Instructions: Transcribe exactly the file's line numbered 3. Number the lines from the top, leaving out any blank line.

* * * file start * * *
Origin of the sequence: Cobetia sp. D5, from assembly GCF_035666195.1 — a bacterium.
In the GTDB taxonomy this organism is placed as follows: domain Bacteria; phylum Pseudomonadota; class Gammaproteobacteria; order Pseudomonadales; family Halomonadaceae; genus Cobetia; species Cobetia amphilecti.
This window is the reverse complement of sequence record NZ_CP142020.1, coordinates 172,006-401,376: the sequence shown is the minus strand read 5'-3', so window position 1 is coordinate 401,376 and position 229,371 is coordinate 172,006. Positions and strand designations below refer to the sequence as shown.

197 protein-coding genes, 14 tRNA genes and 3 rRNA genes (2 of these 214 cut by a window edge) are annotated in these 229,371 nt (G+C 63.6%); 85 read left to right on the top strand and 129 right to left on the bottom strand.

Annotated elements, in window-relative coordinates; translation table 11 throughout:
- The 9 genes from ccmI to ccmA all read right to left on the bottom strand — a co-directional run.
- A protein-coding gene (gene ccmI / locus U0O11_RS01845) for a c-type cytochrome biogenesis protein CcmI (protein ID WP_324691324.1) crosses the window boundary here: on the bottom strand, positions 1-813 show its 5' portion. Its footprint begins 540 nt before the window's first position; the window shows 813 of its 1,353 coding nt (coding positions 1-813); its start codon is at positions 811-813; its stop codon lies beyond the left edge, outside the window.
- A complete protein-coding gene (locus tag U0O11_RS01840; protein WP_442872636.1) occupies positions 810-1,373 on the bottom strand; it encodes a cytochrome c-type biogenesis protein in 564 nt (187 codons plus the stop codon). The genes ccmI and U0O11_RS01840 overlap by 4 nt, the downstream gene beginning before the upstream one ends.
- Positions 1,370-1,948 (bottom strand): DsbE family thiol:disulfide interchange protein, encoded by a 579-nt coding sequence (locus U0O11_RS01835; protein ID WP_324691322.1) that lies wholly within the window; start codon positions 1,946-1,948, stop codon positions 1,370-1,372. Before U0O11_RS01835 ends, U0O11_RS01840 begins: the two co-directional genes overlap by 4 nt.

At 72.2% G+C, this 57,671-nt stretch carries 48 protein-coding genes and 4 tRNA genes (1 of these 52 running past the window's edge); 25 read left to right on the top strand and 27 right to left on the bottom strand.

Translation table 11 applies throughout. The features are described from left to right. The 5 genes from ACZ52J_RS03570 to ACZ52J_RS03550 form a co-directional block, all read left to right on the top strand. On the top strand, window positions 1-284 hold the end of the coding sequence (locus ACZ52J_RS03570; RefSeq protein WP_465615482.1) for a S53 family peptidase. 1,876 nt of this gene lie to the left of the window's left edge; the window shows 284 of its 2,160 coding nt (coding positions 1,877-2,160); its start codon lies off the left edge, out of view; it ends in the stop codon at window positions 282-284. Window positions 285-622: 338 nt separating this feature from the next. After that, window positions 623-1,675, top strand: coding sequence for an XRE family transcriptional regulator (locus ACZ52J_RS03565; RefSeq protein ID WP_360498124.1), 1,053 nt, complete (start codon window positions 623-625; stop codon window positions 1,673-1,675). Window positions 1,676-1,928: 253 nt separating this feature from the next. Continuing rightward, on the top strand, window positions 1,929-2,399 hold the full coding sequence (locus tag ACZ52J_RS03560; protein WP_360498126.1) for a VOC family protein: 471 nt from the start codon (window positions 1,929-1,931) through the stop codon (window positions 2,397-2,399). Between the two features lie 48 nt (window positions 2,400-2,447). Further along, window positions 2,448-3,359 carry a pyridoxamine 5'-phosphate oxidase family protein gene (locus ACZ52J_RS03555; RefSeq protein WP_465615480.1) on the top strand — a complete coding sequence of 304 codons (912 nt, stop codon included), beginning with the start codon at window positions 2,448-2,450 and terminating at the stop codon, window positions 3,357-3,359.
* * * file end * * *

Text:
This window is the reverse complement of sequence record NZ_CP142020.1, coordinates 172,006-401,376: the sequence shown is the minus strand read 5'-3', so window position 1 is coordinate 401,376 and position 229,371 is coordinate 172,006. Positions and strand designations below refer to the sequence as shown.